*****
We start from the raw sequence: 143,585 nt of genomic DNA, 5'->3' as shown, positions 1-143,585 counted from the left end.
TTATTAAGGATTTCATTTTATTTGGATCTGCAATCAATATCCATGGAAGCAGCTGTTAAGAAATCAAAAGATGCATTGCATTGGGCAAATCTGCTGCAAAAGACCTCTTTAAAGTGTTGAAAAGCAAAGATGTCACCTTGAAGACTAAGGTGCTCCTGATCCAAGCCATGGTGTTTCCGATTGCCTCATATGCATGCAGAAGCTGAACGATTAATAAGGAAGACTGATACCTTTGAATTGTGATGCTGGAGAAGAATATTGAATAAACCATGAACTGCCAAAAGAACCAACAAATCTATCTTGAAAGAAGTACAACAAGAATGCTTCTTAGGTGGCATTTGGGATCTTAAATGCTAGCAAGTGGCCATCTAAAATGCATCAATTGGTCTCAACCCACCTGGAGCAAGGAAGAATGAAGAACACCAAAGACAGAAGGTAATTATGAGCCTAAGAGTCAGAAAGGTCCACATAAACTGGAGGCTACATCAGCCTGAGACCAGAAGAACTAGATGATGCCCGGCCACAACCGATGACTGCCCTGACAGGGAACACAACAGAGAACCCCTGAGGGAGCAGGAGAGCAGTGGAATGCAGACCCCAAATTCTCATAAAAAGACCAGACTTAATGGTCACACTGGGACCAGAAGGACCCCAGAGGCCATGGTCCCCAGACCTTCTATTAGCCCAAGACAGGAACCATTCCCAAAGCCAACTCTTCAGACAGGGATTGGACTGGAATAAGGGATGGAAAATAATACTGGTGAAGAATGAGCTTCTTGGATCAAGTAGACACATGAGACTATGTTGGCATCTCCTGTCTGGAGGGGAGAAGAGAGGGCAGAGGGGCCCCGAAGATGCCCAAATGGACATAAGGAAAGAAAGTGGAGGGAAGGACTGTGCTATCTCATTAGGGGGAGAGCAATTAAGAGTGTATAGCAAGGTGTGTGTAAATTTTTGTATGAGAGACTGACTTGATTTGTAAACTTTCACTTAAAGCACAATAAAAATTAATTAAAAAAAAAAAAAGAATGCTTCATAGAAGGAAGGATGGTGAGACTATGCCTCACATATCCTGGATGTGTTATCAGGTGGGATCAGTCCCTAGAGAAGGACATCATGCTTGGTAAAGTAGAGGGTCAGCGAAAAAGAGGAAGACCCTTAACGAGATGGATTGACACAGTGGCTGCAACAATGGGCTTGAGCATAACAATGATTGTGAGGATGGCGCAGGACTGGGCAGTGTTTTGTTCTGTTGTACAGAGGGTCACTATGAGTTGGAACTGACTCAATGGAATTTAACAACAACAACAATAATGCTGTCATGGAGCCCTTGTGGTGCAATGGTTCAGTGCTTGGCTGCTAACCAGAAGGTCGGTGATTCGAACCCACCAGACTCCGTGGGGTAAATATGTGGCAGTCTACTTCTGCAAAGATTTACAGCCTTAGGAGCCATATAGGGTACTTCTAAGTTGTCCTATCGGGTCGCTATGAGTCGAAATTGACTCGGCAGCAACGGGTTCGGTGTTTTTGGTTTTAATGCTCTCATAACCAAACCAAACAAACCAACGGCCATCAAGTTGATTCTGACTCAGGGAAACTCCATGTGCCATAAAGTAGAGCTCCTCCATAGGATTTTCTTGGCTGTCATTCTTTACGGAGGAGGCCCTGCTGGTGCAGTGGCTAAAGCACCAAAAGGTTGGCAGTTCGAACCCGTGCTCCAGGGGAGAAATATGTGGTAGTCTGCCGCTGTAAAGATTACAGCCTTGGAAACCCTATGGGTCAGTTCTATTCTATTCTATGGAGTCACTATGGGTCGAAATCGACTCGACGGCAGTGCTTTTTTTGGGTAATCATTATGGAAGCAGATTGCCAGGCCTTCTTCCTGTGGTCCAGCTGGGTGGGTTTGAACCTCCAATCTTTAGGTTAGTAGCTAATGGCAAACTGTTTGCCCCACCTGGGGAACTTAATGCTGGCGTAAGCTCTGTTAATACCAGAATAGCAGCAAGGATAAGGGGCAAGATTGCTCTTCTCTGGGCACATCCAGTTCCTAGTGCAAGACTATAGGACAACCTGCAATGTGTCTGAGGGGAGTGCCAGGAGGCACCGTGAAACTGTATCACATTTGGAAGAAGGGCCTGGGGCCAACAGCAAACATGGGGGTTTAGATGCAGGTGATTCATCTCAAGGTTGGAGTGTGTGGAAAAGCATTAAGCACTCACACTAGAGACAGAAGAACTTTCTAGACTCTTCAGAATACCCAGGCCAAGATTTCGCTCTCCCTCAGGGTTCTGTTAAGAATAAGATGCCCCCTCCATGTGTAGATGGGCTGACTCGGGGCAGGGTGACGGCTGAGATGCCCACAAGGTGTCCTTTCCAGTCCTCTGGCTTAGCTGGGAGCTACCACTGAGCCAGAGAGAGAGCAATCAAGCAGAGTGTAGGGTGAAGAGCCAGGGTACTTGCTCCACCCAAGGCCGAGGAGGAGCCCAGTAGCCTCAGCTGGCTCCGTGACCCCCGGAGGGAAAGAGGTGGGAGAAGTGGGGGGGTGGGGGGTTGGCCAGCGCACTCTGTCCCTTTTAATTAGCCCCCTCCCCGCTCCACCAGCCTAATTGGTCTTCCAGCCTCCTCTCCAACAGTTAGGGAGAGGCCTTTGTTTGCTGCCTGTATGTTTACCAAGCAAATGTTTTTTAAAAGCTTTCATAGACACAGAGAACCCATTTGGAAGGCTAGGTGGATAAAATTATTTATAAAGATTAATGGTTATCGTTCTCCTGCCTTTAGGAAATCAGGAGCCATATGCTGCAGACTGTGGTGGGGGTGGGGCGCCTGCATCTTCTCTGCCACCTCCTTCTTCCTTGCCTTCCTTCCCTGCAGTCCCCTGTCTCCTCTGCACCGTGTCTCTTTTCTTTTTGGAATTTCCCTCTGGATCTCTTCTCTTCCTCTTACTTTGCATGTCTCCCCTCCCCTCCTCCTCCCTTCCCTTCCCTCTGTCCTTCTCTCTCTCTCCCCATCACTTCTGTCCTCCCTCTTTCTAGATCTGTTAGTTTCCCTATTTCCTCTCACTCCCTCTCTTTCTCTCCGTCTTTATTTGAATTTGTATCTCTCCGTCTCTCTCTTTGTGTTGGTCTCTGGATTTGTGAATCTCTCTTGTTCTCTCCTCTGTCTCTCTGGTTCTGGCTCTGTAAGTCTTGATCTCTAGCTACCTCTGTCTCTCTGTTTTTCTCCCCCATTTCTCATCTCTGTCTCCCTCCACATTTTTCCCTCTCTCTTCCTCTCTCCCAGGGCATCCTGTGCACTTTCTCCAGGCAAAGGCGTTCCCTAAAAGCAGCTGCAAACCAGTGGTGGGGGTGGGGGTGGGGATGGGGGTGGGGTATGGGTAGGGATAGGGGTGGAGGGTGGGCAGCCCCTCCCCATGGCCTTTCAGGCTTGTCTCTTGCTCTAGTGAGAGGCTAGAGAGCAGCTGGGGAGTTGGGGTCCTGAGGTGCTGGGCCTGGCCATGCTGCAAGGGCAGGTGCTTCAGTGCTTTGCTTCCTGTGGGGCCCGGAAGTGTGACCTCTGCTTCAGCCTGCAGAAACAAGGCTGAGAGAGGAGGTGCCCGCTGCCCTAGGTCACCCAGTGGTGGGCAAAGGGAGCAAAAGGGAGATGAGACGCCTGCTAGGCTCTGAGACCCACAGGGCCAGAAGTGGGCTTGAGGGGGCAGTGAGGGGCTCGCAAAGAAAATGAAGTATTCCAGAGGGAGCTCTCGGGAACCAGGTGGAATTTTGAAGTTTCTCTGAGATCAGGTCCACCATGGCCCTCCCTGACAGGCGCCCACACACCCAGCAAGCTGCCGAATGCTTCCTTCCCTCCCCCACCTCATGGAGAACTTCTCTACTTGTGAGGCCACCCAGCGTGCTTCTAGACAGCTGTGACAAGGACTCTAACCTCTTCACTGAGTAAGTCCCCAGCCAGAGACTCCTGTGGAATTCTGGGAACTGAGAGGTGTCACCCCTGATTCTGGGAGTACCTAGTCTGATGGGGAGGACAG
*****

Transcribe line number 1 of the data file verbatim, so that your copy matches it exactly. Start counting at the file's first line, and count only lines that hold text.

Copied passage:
We start from the raw sequence: 143,585 nt of genomic DNA, 5'->3' as shown, positions 1-143,585 counted from the left end.